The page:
First exoplanet from beyond our galaxy discovered
November 24, 2010
Astronomers have been discovering planets outside of our solar system – or exoplanets – at a steady rate in recent years. The number has now topped 500 and with earth-bound detection improving all the time and the Kepler mission out hunting with the largest camera ever sent into space, the rate is not likely to slow down anytime soon. Among these discoveries are some extraordinary finds like the first "potentially habitable" exoplanet, but what's different about this latest discovery is not the Earth-like qualities of the planet, it's the fact that it originated from outside the Milky Way – which makes it an extragalactic exoplanet.
HIP 13044 b, as the giant exoplanet is known, has a mass of at least 1.25 times the mass of Jupiter (and Jupiter is 2.5 times the mass of all the other planets in our Solar System put together). It is part of a star system located about 2000 light-years from Earth that is believed to have been "swallowed" by the Milky Way. In other words, HIP 13044 b originated in another galaxy.
The planet was discovered with the radial velocity method using the the high-resolution spectrograph FEROS at the 2.2 m MPG/ESO telescope at ESO's La Silla observatory in Chile.
"This is an exciting discovery," says Rainer Klement of the Max Planck Institute for Astronomy (MPIA), who was responsible for the selection of the target stars for this study. "For the first time, astronomers have detected a planetary system in a stellar stream of extragalactic origin. Because of the great distances involved, there are no confirmed detections of planets in other galaxies. But this cosmic merger has brought an extragalactic planet within our reach."
The exoplanet is also unusual because it appears to have survived the "red giant" stage of it's parent star. This is the process that sun-like stars undergo towards the end of their evolutionary cycle – when the hydrogen fuel in the star's core runs out it causes more reactions and a rapid expansion of the outer layers. Because the star in its expanded state has a lower surface temperature, the light output shifts towards red in the visible spectrum – it becomes a red giant.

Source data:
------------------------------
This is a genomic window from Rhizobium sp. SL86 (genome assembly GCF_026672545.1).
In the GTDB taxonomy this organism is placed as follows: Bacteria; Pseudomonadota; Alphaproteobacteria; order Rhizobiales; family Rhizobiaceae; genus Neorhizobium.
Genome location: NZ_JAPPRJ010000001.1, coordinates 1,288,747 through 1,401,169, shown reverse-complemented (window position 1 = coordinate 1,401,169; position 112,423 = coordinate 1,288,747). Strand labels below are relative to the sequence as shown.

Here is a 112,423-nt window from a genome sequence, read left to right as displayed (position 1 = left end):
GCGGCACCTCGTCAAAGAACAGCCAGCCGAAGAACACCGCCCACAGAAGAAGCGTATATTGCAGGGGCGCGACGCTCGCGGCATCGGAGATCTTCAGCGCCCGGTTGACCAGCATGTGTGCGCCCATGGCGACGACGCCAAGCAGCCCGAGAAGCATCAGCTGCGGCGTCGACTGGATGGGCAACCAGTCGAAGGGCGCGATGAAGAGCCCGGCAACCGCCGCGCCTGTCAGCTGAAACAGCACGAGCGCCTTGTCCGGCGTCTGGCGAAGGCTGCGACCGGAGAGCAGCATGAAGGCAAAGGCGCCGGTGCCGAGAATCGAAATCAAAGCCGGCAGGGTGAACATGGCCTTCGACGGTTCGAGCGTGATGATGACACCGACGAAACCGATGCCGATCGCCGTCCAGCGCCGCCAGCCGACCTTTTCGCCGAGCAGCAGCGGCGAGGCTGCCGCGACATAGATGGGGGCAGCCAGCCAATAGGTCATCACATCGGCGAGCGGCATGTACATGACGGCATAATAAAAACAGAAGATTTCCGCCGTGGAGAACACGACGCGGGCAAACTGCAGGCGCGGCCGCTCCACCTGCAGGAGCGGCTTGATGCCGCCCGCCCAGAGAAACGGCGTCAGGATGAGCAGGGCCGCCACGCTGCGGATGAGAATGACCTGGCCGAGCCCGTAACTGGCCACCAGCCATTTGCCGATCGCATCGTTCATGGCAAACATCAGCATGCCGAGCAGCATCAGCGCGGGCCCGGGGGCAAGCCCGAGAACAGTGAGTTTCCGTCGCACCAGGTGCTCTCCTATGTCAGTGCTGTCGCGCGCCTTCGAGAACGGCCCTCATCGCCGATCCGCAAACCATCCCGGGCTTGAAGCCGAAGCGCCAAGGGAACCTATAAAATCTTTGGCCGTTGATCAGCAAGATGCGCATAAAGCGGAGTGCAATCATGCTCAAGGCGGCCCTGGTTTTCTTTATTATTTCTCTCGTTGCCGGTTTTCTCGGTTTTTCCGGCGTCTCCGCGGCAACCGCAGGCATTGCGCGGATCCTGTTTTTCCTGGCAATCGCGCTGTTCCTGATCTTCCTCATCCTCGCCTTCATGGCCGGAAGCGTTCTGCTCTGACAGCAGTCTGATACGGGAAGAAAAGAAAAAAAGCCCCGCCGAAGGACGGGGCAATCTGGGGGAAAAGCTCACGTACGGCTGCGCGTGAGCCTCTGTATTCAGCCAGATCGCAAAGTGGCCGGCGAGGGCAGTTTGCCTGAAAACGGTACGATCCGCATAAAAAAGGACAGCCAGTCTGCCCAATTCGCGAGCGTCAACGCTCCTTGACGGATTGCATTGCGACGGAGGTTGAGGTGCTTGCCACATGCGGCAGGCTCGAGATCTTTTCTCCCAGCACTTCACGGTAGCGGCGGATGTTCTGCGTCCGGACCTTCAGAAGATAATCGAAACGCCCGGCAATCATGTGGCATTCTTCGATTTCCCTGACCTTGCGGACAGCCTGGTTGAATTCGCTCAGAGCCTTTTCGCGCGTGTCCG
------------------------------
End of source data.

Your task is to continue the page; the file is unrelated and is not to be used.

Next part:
This is what astronomers believe will happen to our Sun in around 5 billion years, at which point it will engulf all the inner planets up to (and probably including) the Earth.
The fact that HIP 13044 b has survived its parent stars' red giant stage gives astronomers a fascinating glimpse of the possible future of our own solar system.
Research leader Johny Setiawan and his colleagues hypothesize that HIP 13044 b' initially had a much larger orbit, with the planet moving inwards during the star's Red Giant phase.
While this might be comforting if we all lived on Jupiter, it seems that inner planets in this system also migrated inwards as the star became a red dwarf – they didn't make it.
"HIP 13044 is rotating relatively quickly for a star of this particular type," says Setiawan. "One explanation is that HIP 13044 swallowed its inner planets during the Red Giant phase, which would make the star spin more quickly."
But don't book your ticket to Jupiter just yet – further expansion in the next stage of the stars evolution could spell the end for HIP 13044 b.
Further research by Setiawan and his colleagues will focus on finding more exoplanets orbiting similar stars.
Johny Setiawan, Rainer J. Klement, Thomas Henning, Hans-Walter Rix, Boyke Rochau and Tim Schulze-Hartung (all from the Max Planck Institute for Astronomy) and Jens Rodmann (European Space Agency) make up the research team. The paper entitled "A Giant Planet Around a Metal-poor Star of Extragalactic Origin" is published in Science Express.
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